Editorial Note: While not fully discussed in this post, there is a component to this vulnerability that results in unauthenticated remote code execution, in addition to the privilege escalation noted. You can find more details from our vulnerability article which discusses the specifics of the flaw in more detail.
IT security matters at every level of the enterprise technology stack, from the foundation of the infrastructure up through to the mission-critical applications and services exposed to end users. This need persists regardless of whether a technology is commoditized or at the leading edge - in short, IT security always matters.
For open source software that is often pushing innovations used by modern organizations, such as Linux, hybrid cloud, container, and Kubernetes technologies, this balance between innovation and security and stability is a significant part of the value a Red Hat subscription can offer. Security flaws can occur in any piece of software (or beyond software, as 2018 has taught us well). When they do, Red Hat is committed to delivering as quickly as it can both patches to customers and fixes to upstream open source projects.
Today, we issued a critical Security Advisory and patches for CVE-2018-1002105, a privilege escalation flaw impacting Kubernetes. The Kubernetes privilege escalation flaw provides an example of how Red Hat helps to address software security at both the community and enterprise level, especially as organizations around the world are looking to lean on emerging technologies like Kubernetes to help fuel digital transformation. The de facto standard in Linux container orchestration, Kubernetes makes it possible to orchestrate containerized applications together, enabling composite services comprised of hundreds, or even thousands, of "simpler" services. These orchestrated applications are often easier to manage, more nimble and more straightforward to maintain than traditional applications.
But Kubernetes, like all software, is not immune to security issues - the privilege escalation flaw makes it possible for any user to gain full administrator privileges on any compute node being run in a Kubernetes cluster. This is a big deal. Not only can this actor steal sensitive data or inject malicious code, but they can also bring down production applications and services from within an organization’s firewall.
It’s important to note that all Kubernetes-based services and products - including Red Hat OpenShift Container Platform, Red Hat OpenShift Online, and Red Hat OpenShift Dedicated - are affected. Red Hat has begun delivering patches and pushed service updates to affected users, enabling them to address this flaw either immediately or when it best fits their specific risk profile. A more detailed account of the Kubernetes privilege escalation flaw can be found here.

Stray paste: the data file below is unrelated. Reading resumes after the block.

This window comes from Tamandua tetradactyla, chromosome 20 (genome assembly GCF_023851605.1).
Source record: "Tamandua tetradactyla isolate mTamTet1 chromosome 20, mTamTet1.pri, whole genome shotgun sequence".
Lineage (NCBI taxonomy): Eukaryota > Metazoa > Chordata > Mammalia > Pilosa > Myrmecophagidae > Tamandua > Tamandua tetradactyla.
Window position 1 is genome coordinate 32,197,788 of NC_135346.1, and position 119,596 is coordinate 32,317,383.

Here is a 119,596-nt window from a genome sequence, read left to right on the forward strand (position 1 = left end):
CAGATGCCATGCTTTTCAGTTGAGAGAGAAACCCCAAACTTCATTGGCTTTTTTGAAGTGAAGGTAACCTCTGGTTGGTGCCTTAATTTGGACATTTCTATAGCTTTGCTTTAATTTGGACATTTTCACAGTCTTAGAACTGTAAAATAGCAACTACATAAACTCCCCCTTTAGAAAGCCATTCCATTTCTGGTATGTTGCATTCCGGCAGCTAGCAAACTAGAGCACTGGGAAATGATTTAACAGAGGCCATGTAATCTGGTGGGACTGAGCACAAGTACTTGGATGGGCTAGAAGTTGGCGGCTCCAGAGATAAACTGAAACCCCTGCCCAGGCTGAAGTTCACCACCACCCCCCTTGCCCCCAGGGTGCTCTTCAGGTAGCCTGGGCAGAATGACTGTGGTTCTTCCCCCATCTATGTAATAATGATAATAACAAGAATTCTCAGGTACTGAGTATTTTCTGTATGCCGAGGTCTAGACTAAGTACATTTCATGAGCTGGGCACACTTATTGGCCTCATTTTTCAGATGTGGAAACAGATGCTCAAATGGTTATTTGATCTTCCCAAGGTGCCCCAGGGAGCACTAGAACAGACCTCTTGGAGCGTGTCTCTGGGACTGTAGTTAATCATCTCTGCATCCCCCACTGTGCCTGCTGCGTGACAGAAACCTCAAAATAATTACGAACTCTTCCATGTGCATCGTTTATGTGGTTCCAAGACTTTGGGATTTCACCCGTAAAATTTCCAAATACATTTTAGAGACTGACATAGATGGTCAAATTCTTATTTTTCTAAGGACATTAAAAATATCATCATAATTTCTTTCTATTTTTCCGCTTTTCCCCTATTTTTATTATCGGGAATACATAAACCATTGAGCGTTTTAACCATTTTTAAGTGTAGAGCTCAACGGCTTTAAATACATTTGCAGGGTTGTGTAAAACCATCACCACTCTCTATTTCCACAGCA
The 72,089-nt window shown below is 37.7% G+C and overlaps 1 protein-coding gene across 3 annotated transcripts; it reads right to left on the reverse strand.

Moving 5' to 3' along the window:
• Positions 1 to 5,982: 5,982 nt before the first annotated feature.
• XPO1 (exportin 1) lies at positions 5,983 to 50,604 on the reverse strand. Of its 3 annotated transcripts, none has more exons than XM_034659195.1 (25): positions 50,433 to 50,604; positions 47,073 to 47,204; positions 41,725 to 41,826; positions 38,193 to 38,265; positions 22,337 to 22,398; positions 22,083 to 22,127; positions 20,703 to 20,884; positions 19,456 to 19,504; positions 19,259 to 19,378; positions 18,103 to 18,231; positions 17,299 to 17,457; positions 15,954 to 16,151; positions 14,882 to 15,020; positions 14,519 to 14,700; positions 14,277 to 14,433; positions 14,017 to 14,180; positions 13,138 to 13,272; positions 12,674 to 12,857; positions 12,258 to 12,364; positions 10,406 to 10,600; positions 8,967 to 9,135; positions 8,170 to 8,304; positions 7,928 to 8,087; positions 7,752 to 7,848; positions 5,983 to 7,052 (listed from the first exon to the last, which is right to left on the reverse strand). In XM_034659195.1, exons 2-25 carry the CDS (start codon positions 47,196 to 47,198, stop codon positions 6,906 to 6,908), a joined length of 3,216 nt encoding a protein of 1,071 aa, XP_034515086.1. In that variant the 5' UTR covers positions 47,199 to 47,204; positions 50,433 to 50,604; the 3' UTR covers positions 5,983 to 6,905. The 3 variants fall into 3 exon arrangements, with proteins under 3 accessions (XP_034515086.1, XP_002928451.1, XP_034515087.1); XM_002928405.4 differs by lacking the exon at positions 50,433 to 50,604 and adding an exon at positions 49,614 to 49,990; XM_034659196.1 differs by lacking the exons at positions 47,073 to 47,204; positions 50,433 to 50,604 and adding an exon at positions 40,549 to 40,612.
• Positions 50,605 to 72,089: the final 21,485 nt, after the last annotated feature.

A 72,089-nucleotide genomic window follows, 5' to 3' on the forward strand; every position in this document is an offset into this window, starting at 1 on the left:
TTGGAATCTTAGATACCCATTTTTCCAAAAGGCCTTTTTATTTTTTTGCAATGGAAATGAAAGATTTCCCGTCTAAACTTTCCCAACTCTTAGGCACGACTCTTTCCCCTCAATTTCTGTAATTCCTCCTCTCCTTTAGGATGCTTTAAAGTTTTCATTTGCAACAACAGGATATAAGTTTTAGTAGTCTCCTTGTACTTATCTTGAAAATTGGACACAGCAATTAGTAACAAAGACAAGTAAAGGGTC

This fix is the result of the efforts of the Kubernetes community and leading contributors like Red Hat. But even the act of patching a flaw of this severity brings to light an unpleasant reality, one that Paul Cormier called out just a few months ago: When it comes to open source security, the product/project debate matters, especially for mission-critical systems.
While the Kubernetes community delivered the upstream patch in a timely manner, just having the bits in hand doesn’t necessarily address the other factors impacted by the flaw. What if your production systems are running specialized integration points or workloads that the patch affects adversely? Or what if applying the patch inadvertently causes a performance hit to a production system or, worse, downtime?
This is where open source products can separate themselves from projects. Red Hat has decades of experience in delivering open source products, from hardening code for enterprise requirements to delivering fixes for vulnerabilities and flaws. As the world’s leading provider of open source solutions, we know how to fix issues like this, just like we knew how to fix Spectre, Meltdown, Dirty COW and a host of other flaws before them. Part of this expertise is knowing that it’s not enough to push a fix - we need to provide our customers with the documentation and strategies to help them assess how they are affected, what systems are affected and why (or even why not) they should apply the fixes.
This is the bar that Red Hat has set for itself, first with Linux in the enterprise, and now with enterprise-grade Kubernetes. As Kubernetes becomes more prominent for enterprises as they pursue digital transformation, it stands to reason that more flaws within the technology will be discovered. The community will be ready to fix the code, while Red Hat will be prepared to help you fix your critical systems in a way that can make the most sense for your unique organizational needs.